What was the “Final Solution”?


The “Final Solution of the Jewish Question” was the euphemistic term used by the Nazi German authorities to refer to the plan to annihilate European Jewry. The most important use of the term to mean this was in a memorandum from Hermann Göring to Reinhard Heydrich, dated 31 July, 1941, asking Heydrich to prepare “an overall plan of the preliminary organisational, practical and financial measures for the execution of the intended final solution of the Jewish question.”

The implementation and coordination of the Final Solution was set on January 20, 1942, at a meeting of senior SS officers and German government officials from different ministries and agencies in the Berlin suburb of Wannsee. This meeting was initially intended for December 1941 but was cancelled after Hitler’s declaration of war on the United States.

Key Figures: 

Hermann Göring: a fighter pilot in World War I, Göring joined the Nazis in the 1920s after hearing Hitler speak. By 1933, he was at the center of the NSDAP and assumed a range of offices and responsibilities. He is best known for his roles as Commander of the Luftwaffe (air force) and Director of the Four Year Plan to rebuild Germany’s economy so that it could wage war. As the Third Reich progressed, Göring became obsessed with honors, titles and uniforms, as well as becoming progressively more dependent on drugs. He was a particular focus of wartime humor in Germany, after boasting that the Allies would never be able to bomb Berlin.

The senior defendant at the first Nuremberg Trial, Göring had regained much of his earlier abilities due to the enforced weaning off drugs during his imprisonment. He made chief US lawyer Robert H. Jackson seem ineffectual when questioning him, and had to be brought under control by British counsel Sir David Maxwell-Fyfe. The tribunal sentenced him to death but he committed suicide by poison hours before the sentence was carried out.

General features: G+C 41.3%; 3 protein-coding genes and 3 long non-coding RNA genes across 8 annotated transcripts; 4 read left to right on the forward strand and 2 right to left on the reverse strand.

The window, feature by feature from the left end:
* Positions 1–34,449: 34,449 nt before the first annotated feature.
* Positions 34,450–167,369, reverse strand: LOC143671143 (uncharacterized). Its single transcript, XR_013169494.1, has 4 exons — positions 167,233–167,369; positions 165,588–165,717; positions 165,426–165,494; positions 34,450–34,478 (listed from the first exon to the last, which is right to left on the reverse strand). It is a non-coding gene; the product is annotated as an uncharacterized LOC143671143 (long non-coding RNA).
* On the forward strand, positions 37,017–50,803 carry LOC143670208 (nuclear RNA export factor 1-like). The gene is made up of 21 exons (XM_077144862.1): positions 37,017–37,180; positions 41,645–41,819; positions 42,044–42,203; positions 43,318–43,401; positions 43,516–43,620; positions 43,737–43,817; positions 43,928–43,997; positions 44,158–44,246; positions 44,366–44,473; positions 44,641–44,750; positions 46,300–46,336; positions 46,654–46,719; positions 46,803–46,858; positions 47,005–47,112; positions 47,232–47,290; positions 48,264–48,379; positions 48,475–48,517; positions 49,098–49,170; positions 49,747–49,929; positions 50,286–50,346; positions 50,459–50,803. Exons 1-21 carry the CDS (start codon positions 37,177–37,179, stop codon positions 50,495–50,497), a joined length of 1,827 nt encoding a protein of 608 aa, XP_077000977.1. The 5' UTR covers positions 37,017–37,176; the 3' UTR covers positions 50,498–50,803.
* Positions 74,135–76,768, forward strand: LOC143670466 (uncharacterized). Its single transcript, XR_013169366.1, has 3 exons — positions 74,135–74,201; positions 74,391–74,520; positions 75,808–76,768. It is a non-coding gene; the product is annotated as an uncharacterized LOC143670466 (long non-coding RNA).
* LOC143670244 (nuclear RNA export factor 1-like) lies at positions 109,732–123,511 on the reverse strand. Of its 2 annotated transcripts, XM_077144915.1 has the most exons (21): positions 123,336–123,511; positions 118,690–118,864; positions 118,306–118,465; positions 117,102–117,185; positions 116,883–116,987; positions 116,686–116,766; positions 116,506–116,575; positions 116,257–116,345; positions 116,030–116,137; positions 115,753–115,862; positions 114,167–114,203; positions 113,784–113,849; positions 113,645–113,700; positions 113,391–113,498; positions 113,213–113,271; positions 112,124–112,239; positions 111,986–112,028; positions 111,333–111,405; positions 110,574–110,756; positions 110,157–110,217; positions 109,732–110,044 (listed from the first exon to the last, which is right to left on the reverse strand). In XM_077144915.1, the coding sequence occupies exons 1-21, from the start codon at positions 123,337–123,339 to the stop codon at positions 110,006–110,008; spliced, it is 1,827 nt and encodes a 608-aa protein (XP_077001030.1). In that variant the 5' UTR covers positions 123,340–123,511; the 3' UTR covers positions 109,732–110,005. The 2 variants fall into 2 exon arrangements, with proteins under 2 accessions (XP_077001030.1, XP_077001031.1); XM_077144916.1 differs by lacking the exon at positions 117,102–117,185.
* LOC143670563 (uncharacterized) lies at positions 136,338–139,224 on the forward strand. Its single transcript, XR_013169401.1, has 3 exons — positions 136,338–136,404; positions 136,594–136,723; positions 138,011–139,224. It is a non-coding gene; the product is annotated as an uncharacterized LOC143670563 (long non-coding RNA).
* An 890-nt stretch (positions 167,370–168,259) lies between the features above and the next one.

Reinhard Heydrich: born in 1904, Heydrich joined the SS in 1931, quickly becoming head of the SD (Sicherheitsdienst), responsible for internal party security. Through the 1930s, Heydrich gained more and more responsibility for police matters, becoming chief of the Gestapo (Geheime Staatspolizei: secret police) in 1934. In 1936 he added responsibility for the Security Police to his portfolio and in 1939 became head of the Reich Security Main Office, responsible for all police functions in Nazi Germany. In the summer of 1941, Heydrich was given responsibility for the “Final Solution of the Jewish Question” and convened the Wannsee Conference in January 1942. Appointed to run the Reich Protectorate of Bohemia and Moravia in September 1941, he brutally suppressed Czech resistance while supervising the deportation of Jews from the Czech lands. His pacification policy and disregard for personal security led to his assassination by British-sponsored Czech agents attacked him in central Prague in May 1942: he died of infected wounds from the attack on 4 June, 1942.

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